What the heck is Heceta Bank?

About 35 miles off Oregon's coast is one of the largest biological hotspots on our Pacific coast, and it should be protected.


The beautiful Heceta Head Lighthouse at sunset

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Unless you’re an ocean scientist or a fisherman in Oregon, odds are you’ve never heard of the incredible underwater world at Heceta Bank. That’s okay because most people haven’t.

But Heceta Bank is a special place.

Heceta Bank is located  in the Pacific Ocean about 30 miles west off of Cape Perpetua along Oregon’s coast. The ocean gets deeper as you get further away from the coastline but as you approach this rocky bank, it starts to get more shallow.

Heceta Bank's location

It is a rocky shelf that’s about 15 miles long and 10 miles wide. It was formed over thousands of years as a result of plate tectonics where the ocean’s crust pushed below the continental crust and elevated it upward. Overall, it’s really craggy and rough looking, which makes it the perfect habitat for critters like Dungeness crab and rockfish.

Over the years, fishermen realized this and took advantage of the abundance of rockfish and other species here. So much so that in 2006 an Essential Fish Habitat Conservation Area was established here because of how overfished much of the area became.

Dungeness crab is one of the most lucrative resources for their fishing industry

Overall, the geologic processes that formed Heceta Bank are fascinating. Subduction areas like this create the opportunity for incredible ocean environments that are teeming with life and the influence that the California Coastal Current has here makes it all the more unique. As a result, this area experiences seasonally varied ocean conditions that fluctuate with the mixing cold Arctic waters from the North and warmer waters from the Pacific.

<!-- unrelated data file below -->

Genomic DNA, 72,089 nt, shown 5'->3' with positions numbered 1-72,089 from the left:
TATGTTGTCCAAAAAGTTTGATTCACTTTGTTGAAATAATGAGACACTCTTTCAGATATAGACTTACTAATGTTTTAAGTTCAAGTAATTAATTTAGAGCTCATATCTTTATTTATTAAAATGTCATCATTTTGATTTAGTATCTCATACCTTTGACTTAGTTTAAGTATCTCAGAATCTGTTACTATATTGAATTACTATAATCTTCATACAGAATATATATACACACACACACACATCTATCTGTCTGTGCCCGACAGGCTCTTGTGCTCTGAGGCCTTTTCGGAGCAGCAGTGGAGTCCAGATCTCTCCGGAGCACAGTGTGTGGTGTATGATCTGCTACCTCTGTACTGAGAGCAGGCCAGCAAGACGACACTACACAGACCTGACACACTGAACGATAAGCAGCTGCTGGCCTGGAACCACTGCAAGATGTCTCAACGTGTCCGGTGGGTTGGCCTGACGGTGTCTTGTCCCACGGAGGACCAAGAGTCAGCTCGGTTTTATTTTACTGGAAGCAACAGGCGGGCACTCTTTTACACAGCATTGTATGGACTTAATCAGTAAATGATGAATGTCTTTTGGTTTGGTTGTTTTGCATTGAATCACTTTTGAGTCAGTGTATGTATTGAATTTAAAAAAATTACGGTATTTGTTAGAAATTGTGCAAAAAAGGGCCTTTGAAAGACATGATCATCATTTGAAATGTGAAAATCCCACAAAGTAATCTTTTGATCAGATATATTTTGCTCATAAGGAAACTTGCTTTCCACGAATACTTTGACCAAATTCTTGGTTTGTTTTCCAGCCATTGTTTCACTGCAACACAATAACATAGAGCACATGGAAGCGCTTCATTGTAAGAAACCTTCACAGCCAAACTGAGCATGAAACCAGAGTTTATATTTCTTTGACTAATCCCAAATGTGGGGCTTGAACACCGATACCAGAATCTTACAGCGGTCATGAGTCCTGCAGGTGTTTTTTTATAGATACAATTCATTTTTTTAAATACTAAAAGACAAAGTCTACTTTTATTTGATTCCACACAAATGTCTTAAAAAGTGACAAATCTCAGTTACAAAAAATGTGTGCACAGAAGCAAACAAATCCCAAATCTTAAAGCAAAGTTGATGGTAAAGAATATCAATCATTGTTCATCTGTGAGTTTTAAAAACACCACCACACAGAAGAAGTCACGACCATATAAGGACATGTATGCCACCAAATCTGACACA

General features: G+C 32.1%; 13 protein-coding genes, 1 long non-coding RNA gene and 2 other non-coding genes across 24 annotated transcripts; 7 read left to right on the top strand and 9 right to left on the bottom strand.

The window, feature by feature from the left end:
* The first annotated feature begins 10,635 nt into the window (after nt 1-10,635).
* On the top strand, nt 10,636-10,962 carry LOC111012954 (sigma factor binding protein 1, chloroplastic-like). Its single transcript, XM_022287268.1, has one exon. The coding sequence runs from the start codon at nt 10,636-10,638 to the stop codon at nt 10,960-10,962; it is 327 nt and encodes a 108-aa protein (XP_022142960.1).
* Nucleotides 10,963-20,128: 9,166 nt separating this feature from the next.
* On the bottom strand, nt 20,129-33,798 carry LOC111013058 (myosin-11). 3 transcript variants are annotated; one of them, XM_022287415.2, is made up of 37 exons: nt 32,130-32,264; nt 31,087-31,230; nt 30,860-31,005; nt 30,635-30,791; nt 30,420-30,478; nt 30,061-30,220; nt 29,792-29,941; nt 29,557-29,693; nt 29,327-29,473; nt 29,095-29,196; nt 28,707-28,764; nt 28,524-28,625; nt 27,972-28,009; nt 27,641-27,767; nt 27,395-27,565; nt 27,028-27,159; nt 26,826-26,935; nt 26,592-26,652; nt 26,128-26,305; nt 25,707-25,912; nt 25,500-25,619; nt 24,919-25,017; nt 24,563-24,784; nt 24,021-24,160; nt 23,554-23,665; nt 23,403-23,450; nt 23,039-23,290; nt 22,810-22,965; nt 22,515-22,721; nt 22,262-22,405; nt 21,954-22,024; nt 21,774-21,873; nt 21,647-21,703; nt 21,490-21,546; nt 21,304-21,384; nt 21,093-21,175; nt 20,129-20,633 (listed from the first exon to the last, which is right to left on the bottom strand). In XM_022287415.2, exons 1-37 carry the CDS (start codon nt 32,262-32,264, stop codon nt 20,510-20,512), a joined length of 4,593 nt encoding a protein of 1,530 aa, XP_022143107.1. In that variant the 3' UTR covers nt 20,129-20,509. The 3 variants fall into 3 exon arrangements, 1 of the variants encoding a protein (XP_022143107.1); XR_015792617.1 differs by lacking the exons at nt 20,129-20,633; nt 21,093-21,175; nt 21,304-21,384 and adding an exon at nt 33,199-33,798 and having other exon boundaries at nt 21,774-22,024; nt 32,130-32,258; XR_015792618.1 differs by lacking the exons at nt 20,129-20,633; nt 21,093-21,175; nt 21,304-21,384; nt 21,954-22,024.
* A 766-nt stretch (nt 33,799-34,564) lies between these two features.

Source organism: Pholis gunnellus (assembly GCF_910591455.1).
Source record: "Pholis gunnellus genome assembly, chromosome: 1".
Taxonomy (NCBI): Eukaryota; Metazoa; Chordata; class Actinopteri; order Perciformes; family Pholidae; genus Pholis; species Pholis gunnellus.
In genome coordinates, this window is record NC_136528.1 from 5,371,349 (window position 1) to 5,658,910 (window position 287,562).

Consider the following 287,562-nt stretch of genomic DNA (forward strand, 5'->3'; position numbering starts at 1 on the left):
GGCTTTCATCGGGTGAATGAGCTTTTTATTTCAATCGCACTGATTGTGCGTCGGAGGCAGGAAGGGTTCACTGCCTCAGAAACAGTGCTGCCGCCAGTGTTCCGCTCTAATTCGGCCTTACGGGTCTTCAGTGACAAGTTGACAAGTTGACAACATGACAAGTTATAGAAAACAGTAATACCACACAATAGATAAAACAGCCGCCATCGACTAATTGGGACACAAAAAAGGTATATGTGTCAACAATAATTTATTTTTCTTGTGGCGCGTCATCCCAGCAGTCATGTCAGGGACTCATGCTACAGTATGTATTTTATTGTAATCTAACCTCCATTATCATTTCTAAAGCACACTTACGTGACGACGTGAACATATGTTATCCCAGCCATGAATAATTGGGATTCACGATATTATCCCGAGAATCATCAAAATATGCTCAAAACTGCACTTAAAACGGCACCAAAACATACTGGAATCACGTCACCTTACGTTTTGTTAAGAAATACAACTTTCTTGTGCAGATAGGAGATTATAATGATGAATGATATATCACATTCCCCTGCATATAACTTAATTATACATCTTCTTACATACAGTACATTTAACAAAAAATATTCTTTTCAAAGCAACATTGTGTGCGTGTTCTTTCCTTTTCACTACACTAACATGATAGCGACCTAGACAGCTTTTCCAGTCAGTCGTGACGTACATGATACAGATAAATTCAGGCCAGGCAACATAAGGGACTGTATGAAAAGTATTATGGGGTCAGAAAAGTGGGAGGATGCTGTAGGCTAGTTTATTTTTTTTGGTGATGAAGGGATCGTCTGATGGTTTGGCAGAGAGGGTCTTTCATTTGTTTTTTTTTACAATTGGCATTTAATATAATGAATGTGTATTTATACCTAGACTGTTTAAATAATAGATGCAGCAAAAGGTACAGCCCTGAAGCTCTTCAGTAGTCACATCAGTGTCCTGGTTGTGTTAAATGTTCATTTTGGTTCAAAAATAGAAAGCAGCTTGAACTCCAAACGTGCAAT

It’s this combination and mixing of the currents that make Heceta a biodiversity hotspot that’s teeming with life, and we should work to preserve this special place.

Healthy oceans are vitally important, and Heceta Bank is an integral part of the ecosystems connected by currents in the Pacific. Connected ecosystems are like a house of cards, if one card falls down, the house becomes significantly weaker – it’s imperative then, that we conserve all that we can.

As part of his commitment to conservation, President Biden set a goal to conserve 30% of our lands and waters by 2030. Amazing environments, like the one that exists at Heceta Bank, would benefit from new federal protections.

In our book, it goes on the list of places that the administration should be looking at as part of their overall efforts to protect more of the ocean.


Ian Giancarlo

Protect Our Oceans Campaign, Advocate, Environment America

Ian works to protect our oceans and marine ecosystems. Ian lives in Denver, where he enjoys triathlons, hiking, and local breweries in his free time.

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